Amos Lee is a chameleonic singer/songwriter, a performer who has mastered several music genres and defies classification.
Tuesday night, during a 90-minute set before a sold-out Uptown Theater, he glided seamlessly from one genre to the next: from country and folk to gospel, acoustic and electric blues and R&B. And he gave each his own distinct accents and flavorings.
One of his primary strengths as a performer is his soulful voice, which can be as sweet as it is brawny. At times it resembles other singer/songwriters of high repute. On the country shuffle “Tricksters, Hustlers and Scamps,” for example, he sounded a bit like Bob Dylan in his “John Wesley Harding” days.
Lee brought with him a stellar five-piece band that colored his songs with a wide array of instrumentation, including accordion, pedal steel, banjo, mandolin, electric and acoustic guitars and saxophone. All night they were in the pocket, no matter the style.
Lee was introduced to many of his fans when he did solo-acoustic sets opening for Norah Jones starting in 2004.
He played a couple of numbers like that Tuesday night, including “Arms of a Woman,” one of many highlights, but mostly he gave his band plenty of spotlight.
His setlist included songs from all five of his full-length recordings, including “Bottom of the Barrel,” from his debut “Amos Lee” album, released in 2005. It also featured songs from his latest recording, “Mountains of Sorrow, Rivers of Song,” including “Tricksters,” “Dresser Drawer” and “The Man Who Wants You.”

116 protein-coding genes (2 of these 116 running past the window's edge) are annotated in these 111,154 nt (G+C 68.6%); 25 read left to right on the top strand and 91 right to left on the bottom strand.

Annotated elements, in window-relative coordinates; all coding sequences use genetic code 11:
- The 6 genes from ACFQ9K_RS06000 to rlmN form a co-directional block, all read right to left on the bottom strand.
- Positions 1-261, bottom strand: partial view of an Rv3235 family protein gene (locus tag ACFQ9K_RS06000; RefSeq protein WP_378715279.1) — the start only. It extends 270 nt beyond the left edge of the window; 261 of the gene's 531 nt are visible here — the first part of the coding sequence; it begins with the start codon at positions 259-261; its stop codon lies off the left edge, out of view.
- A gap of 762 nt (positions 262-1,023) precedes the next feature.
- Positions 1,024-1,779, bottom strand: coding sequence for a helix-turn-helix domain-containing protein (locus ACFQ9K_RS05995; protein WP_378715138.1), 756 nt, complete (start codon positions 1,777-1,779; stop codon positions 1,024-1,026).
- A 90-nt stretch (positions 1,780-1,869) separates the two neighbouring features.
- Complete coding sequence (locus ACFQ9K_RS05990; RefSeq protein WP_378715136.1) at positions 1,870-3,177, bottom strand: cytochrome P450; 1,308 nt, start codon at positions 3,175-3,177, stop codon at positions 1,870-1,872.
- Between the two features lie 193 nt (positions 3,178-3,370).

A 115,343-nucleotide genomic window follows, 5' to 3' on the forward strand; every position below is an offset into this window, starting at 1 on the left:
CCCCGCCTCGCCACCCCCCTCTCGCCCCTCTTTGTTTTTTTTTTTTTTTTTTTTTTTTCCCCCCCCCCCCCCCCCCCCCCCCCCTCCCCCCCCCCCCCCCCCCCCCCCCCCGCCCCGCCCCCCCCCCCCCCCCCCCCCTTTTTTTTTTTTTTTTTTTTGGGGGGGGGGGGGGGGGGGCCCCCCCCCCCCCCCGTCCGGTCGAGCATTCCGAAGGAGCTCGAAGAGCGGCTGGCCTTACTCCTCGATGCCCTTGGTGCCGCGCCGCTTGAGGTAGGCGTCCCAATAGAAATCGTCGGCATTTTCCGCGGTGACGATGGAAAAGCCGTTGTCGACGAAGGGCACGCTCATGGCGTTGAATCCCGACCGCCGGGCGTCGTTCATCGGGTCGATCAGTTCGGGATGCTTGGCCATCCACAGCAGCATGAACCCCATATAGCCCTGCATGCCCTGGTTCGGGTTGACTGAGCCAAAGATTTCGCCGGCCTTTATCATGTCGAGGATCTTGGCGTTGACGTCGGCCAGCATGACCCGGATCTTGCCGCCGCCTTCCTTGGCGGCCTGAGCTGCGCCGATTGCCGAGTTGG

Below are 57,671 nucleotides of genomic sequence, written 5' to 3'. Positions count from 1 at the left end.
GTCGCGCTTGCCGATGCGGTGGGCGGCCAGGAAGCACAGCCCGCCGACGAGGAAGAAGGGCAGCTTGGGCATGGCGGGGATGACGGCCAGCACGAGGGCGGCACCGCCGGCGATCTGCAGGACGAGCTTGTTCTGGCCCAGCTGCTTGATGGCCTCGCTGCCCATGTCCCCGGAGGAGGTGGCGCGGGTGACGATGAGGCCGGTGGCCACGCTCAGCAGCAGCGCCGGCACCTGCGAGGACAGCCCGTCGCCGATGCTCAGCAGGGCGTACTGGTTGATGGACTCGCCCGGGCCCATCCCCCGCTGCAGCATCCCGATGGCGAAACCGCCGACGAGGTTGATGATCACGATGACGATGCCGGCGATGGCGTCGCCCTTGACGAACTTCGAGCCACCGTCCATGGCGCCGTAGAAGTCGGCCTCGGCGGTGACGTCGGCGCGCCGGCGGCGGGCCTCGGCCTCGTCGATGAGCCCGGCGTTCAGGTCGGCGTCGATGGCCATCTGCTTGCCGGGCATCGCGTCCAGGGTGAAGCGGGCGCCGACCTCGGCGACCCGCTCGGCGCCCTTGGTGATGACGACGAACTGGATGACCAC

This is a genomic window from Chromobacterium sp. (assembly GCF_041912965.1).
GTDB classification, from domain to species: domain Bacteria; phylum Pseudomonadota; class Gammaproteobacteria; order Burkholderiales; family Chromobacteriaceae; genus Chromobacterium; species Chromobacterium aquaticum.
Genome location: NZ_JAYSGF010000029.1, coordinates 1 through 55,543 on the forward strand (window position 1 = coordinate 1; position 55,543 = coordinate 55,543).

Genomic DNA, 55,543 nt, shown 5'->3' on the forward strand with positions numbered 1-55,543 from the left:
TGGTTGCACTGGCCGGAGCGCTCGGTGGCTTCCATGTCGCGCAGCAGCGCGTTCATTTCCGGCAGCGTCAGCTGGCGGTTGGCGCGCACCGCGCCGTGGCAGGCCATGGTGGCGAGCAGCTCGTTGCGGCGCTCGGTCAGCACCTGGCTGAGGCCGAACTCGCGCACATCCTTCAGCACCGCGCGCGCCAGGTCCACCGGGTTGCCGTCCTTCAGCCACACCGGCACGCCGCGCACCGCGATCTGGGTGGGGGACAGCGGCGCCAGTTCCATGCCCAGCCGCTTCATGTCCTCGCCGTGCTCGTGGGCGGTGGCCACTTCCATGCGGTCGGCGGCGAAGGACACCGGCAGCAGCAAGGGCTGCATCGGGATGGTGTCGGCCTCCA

He drew the perfect audience. The crowd of more than 1,700 gave him lots of rapt attention, many ovations and plenty of laughter at his jokes. A couple of times, small clusters of folks arose from their seats and indulged in some dancing. There were some sing-alongs, too.
The setlist also featured a few covers: John Prine’s “Sabu Visits the Twin Cities Alone,” a countrifed version of Queen’s “Fat Bottomed Girls,” which segued into a bit of Beyonce’s “Single Ladies,” and Frank Ocean’s “Thinking About You.”
They ended with a three-song encore, each cast in a different style: “Night Train,” a lambent folk song tinged with gospel; “Southern Girl, which was rearranged into a hard blues number; then “Street Corner Preacher,” a blast of electric soul. As he did all night, Lee handled each effortlessly, like a guy who feels at home no matter what he’s singing.